This large flowered beauty has 6-inch flowers that start as a velvety ruby red-black and mature to a deep wine as they age. This award-winning variety can be grown in a container, on a trellis or against a wall. Niobe is a hardy perennial in zones 4-9 that first blooms in late spring and reblooms in early autumn. Niobe is great for attracting pollinators to your garden. Bees, butterflies and hummingbirds love the large wine flowers. Deer and rabbit pests usually don’t bother this deciduous vine. A great vertical addition to your cut flower garden, both the foliage and flowers can be added to arrangements.
- Partial Shade to Full Sun (At Least 3 Hours Of Direct Sunlight)
- Mature Height 6 - 8 Feet
- Mature Width 2 - 3 Feet
- Growing Zones 4-9
Plant Care Instructions and Attributes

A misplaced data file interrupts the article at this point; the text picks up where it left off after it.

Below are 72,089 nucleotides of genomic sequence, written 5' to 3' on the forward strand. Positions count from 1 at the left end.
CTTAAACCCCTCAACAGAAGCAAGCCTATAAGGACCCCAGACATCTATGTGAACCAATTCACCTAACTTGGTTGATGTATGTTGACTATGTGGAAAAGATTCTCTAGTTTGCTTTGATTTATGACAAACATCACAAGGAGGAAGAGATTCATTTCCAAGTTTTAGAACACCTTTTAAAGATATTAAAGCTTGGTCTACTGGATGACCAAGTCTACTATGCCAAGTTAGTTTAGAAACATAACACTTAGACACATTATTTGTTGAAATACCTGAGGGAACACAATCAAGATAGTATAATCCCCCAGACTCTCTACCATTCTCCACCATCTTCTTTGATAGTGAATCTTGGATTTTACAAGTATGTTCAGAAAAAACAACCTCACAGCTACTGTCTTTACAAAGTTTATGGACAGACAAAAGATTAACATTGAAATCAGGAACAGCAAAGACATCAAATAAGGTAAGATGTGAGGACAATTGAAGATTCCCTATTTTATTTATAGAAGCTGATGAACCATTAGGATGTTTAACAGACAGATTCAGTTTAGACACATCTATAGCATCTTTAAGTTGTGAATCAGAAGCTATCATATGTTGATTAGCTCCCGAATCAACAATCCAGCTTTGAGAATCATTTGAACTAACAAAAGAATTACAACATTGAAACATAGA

- When planting clematis, use a good quality compost or humus material to get your plant off to the best start. Niobe Clematis is best suited for full sun to part shade (4-6+ hours daily). This clematis prefers moderately moist soil, allowing it to dry slightly in between waterings.
- Clematis varieties have different pruning needs. Niobe is in pruning group 2. Which means it's a reblooming clematis that blooms on last year's wood and this year's new growth. Late winter, early spring pruning (February-March) is the best time to shape, remove dead wood or weak stems.
- Niobe reaches a height of 6-8 feet tall and has a spread of 1-2 feet. For best results space plants at least 1 ½ to 2 feet apart when planting in beds.
Note: The plant is shipped in its pot, firmly secured with several layers of clear tape, thereby avoiding any shuffling and moving during transit. The plant reaches you with minimal damage- very safe and secure. We have been shipping plants like this for several years (plant are sometimes shipped in smaller pots for safety and ease of shipping). Most plants go dormant in fall and winter and will lose most of their leaves - looking dead and dry - very normal. They will flush out in spring.
We cannot send ship some plants and some sizes to California due to restrictions placed by department of agriculture.